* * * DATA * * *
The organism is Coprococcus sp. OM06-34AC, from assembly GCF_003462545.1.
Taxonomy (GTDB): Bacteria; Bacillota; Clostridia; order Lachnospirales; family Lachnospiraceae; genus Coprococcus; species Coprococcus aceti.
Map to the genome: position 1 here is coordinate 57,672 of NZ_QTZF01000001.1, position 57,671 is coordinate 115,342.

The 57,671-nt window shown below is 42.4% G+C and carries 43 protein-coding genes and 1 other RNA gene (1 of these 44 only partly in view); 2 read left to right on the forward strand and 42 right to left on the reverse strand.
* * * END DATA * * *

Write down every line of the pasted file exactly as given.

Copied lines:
The organism is Coprococcus sp. OM06-34AC, from assembly GCF_003462545.1.
Taxonomy (GTDB): Bacteria; Bacillota; Clostridia; order Lachnospirales; family Lachnospiraceae; genus Coprococcus; species Coprococcus aceti.
Map to the genome: position 1 here is coordinate 57,672 of NZ_QTZF01000001.1, position 57,671 is coordinate 115,342.

The 57,671-nt window shown below is 42.4% G+C and carries 43 protein-coding genes and 1 other RNA gene (1 of these 44 only partly in view); 2 read left to right on the forward strand and 42 right to left on the reverse strand.